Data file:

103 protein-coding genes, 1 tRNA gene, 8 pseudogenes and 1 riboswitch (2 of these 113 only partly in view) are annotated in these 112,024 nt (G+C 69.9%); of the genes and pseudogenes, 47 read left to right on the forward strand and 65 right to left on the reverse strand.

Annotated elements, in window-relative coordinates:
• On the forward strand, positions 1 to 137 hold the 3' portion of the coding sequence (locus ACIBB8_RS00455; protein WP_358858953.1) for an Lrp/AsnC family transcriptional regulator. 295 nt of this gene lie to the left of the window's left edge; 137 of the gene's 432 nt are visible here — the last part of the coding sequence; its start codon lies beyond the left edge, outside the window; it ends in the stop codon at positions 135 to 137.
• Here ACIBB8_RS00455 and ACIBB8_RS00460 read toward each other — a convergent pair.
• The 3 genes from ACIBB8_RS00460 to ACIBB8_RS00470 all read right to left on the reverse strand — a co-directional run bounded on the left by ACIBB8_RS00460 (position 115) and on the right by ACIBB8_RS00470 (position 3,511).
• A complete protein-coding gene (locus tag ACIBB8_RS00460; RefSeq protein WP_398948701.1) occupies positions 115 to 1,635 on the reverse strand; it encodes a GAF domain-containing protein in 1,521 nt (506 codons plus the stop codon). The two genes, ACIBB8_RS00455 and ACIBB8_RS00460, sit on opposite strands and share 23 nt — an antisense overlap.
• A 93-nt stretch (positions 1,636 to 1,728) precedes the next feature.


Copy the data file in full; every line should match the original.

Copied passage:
103 protein-coding genes, 1 tRNA gene, 8 pseudogenes and 1 riboswitch (2 of these 113 only partly in view) are annotated in these 112,024 nt (G+C 69.9%); of the genes and pseudogenes, 47 read left to right on the forward strand and 65 right to left on the reverse strand.

Annotated elements, in window-relative coordinates:
• On the forward strand, positions 1 to 137 hold the 3' portion of the coding sequence (locus ACIBB8_RS00455; protein WP_358858953.1) for an Lrp/AsnC family transcriptional regulator. 295 nt of this gene lie to the left of the window's left edge; 137 of the gene's 432 nt are visible here — the last part of the coding sequence; its start codon lies beyond the left edge, outside the window; it ends in the stop codon at positions 135 to 137.
• Here ACIBB8_RS00455 and ACIBB8_RS00460 read toward each other — a convergent pair.
• The 3 genes from ACIBB8_RS00460 to ACIBB8_RS00470 all read right to left on the reverse strand — a co-directional run bounded on the left by ACIBB8_RS00460 (position 115) and on the right by ACIBB8_RS00470 (position 3,511).
• A complete protein-coding gene (locus tag ACIBB8_RS00460; RefSeq protein WP_398948701.1) occupies positions 115 to 1,635 on the reverse strand; it encodes a GAF domain-containing protein in 1,521 nt (506 codons plus the stop codon). The two genes, ACIBB8_RS00455 and ACIBB8_RS00460, sit on opposite strands and share 23 nt — an antisense overlap.
• A 93-nt stretch (positions 1,636 to 1,728) precedes the next feature.